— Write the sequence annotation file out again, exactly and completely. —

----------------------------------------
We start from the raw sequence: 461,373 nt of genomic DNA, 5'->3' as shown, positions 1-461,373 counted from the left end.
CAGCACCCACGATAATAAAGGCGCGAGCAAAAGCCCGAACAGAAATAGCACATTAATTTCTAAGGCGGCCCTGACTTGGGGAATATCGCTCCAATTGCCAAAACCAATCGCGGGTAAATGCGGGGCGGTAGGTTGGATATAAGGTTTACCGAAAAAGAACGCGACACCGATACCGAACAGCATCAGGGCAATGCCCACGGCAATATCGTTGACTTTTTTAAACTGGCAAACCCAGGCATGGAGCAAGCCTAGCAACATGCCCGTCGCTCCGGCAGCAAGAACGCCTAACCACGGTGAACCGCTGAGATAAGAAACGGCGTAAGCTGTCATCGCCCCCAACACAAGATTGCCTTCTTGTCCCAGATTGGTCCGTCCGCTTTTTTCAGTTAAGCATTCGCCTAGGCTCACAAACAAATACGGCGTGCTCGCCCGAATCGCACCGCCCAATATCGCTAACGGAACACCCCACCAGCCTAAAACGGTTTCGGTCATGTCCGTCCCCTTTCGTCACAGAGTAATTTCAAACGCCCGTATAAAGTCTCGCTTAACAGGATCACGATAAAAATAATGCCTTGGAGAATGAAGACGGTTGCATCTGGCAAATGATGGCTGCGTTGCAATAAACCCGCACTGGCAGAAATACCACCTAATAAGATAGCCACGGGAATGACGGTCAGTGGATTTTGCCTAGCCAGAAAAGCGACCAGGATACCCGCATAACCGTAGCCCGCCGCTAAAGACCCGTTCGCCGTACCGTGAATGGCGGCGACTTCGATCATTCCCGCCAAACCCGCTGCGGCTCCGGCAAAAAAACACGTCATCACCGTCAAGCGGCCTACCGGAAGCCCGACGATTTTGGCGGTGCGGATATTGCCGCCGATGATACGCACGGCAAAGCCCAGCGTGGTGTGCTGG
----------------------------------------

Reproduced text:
We start from the raw sequence: 461,373 nt of genomic DNA, 5'->3' as shown, positions 1-461,373 counted from the left end.
CAGCACCCACGATAATAAAGGCGCGAGCAAAAGCCCGAACAGAAATAGCACATTAATTTCTAAGGCGGCCCTGACTTGGGGAATATCGCTCCAATTGCCAAAACCAATCGCGGGTAAATGCGGGGCGGTAGGTTGGATATAAGGTTTACCGAAAAAGAACGCGACACCGATACCGAACAGCATCAGGGCAATGCCCACGGCAATATCGTTGACTTTTTTAAACTGGCAAACCCAGGCATGGAGCAAGCCTAGCAACATGCCCGTCGCTCCGGCAGCAAGAACGCCTAACCACGGTGAACCGCTGAGATAAGAAACGGCGTAAGCTGTCATCGCCCCCAACACAAGATTGCCTTCTTGTCCCAGATTGGTCCGTCCGCTTTTTTCAGTTAAGCATTCGCCTAGGCTCACAAACAAATACGGCGTGCTCGCCCGAATCGCACCGCCCAATATCGCTAACGGAACACCCCACCAGCCTAAAACGGTTTCGGTCATGTCCGTCCCCTTTCGTCACAGAGTAATTTCAAACGCCCGTATAAAGTCTCGCTTAACAGGATCACGATAAAAATAATGCCTTGGAGAATGAAGACGGTTGCATCTGGCAAATGATGGCTGCGTTGCAATAAACCCGCACTGGCAGAAATACCACCTAATAAGATAGCCACGGGAATGACGGTCAGTGGATTTTGCCTAGCCAGAAAAGCGACCAGGATACCCGCATAACCGTAGCCCGCCGCTAAAGACCCGTTCGCCGTACCGTGAATGGCGGCGACTTCGATCATTCCCGCCAAACCCGCTGCGGCTCCGGCAAAAAAACACGTCATCACCGTCAAGCGGCCTACCGGAAGCCCGACGATTTTGGCGGTGCGGATATTGCCGCCGATGATACGCACGGCAAAGCCCAGCGTGGTGTGCTGG